Economist found guilty of murdering his wife in 1993
An economist was found guilty of first-degree murder Thursday in connection with the shooting of his wife at their Culver City home nearly two decades ago, despite his claims that the killing was an accident that occurred when his gun malfunctioned.
Dale Hurd, 62, showed little emotion as the verdict was announced in a downtown Los Angeles courtroom, where prosecutors had argued that he deliberately shot Beatrice Hurd to prevent her from taking thousands of dollars in monthly spousal and child support.
The April 17, 1993, shooting occurred the same day that a federal jury returned verdicts in the criminal case against four Los Angeles police officers charged with violating the civil rights of motorist Rodney G. King.
Hurd's defense attorney said the gun accidentally discharged when his client was showing his wife how to use a pistol for protection in case of rioting following the verdicts, as happened after the 1992 trial in the King case.
But prosecutors noted that the victim had told numerous people that her husband was abusive and that she was scared he would harm her. Her husband was served with divorce papers less than three weeks before the killing.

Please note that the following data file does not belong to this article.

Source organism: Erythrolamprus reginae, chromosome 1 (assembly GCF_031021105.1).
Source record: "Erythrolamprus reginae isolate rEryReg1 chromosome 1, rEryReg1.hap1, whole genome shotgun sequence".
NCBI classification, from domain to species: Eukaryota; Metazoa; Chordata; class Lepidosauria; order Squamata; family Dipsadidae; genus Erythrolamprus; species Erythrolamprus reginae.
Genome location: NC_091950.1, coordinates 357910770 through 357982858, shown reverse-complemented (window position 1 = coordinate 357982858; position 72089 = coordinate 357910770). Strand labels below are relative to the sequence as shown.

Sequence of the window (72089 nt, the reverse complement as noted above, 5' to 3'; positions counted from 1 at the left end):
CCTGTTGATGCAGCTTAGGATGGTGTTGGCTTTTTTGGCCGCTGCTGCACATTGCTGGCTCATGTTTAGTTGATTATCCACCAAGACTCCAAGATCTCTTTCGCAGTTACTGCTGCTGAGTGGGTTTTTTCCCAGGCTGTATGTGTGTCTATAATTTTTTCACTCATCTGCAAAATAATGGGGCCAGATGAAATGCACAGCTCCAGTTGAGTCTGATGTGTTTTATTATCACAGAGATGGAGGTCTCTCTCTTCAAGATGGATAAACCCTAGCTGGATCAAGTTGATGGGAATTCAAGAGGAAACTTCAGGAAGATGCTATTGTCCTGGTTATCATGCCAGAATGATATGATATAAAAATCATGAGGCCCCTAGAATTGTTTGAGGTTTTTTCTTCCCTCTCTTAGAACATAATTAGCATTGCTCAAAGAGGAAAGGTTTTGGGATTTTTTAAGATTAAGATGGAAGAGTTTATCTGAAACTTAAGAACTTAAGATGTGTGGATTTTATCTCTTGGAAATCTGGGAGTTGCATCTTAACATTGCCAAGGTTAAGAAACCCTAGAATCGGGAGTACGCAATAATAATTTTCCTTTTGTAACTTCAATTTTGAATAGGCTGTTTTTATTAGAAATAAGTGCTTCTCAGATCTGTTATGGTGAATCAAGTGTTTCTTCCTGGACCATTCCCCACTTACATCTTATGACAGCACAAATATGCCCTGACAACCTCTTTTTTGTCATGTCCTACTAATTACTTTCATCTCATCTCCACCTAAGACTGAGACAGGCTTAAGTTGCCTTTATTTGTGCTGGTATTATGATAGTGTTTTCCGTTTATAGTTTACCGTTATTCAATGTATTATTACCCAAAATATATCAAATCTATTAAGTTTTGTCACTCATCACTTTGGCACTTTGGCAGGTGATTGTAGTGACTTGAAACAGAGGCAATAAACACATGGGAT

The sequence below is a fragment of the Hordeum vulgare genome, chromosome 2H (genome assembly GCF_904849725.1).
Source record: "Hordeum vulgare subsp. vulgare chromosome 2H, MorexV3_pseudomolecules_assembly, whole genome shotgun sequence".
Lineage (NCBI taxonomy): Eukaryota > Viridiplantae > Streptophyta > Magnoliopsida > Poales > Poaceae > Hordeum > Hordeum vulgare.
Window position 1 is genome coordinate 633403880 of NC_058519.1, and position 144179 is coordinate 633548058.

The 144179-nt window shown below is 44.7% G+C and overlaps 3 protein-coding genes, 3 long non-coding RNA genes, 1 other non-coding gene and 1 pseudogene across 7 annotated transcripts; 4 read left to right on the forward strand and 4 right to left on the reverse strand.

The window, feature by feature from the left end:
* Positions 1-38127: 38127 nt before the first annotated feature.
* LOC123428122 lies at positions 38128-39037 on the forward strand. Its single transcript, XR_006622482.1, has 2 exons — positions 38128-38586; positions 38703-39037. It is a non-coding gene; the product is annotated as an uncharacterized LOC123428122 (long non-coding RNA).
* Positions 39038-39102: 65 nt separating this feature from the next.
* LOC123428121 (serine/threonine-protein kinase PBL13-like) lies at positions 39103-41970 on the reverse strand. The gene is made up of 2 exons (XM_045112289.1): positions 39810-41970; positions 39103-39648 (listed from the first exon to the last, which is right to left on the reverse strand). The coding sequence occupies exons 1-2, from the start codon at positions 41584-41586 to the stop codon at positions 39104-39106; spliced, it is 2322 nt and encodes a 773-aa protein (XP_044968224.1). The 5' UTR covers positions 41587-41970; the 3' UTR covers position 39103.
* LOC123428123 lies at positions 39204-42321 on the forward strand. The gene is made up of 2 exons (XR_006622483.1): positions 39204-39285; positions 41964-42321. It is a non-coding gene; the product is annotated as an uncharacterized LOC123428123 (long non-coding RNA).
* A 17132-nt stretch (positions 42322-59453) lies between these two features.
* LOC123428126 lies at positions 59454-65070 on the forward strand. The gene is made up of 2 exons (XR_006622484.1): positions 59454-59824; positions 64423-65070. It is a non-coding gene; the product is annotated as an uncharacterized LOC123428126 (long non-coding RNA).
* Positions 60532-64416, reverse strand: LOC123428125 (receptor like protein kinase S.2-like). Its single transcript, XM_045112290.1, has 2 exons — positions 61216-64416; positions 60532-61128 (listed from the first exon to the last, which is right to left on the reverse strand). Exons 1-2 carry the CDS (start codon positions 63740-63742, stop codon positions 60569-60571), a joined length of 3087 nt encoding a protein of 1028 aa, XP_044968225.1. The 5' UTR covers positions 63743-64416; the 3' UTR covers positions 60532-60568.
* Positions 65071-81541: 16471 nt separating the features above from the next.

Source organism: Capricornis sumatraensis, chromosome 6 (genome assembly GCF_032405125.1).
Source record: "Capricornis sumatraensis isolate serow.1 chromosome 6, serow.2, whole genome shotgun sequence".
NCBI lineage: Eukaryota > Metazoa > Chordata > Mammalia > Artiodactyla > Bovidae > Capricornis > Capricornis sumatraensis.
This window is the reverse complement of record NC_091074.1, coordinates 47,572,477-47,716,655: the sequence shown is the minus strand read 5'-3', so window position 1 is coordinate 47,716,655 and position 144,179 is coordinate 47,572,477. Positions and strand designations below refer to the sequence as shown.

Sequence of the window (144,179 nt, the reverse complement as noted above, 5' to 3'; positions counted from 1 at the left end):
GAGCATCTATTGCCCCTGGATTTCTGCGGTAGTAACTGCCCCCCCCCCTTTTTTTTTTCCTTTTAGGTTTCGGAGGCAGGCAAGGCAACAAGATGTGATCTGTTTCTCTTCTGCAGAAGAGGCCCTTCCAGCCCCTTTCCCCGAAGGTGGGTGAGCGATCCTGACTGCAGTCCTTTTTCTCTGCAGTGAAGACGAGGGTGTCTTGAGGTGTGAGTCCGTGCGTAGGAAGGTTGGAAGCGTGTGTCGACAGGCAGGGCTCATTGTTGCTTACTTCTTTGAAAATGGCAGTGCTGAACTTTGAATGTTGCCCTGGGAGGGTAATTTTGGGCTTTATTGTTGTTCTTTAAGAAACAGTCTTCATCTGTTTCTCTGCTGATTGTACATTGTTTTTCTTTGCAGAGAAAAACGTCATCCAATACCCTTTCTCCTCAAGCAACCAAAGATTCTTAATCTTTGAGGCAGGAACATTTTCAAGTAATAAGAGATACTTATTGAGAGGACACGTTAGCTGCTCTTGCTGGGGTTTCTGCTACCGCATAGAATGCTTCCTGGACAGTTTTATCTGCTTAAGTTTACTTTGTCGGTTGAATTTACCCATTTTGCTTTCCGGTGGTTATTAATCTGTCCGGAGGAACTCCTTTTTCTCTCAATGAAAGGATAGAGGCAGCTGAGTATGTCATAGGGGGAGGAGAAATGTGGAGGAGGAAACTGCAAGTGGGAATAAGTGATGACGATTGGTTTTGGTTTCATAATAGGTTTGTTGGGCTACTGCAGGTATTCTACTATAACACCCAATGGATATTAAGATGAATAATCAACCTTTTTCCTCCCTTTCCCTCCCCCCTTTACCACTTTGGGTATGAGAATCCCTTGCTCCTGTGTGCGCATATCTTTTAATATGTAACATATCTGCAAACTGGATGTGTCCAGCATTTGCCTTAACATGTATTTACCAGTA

The victim, a 46-year-old mother of two, was struck by a single gunshot fired from one to six inches that pierced her heart.
“This is a case of fear. It is a case of abuse. It is a case of greed. It is a case of murder,” Deputy Dist. Danette Meyers told jurors earlier this week.
Jurors determined that the murder was motivated by financial gain. Hurd faces a mandatory sentence of life in prison without the possibility of parole when he is sentenced in January.
The trial marked the third time that Hurd's case has gone before a jury. His first trial ended when jurors could not agree on a verdict, but a second panel convicted him of first-degree murder in 1995. A federal court of appeals overturned that conviction two years ago, ruling that prosecutors should not have been allowed to tell jurors that Hurd refused to re-enact the shooting for police after his arrest.
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-- Jack Leonard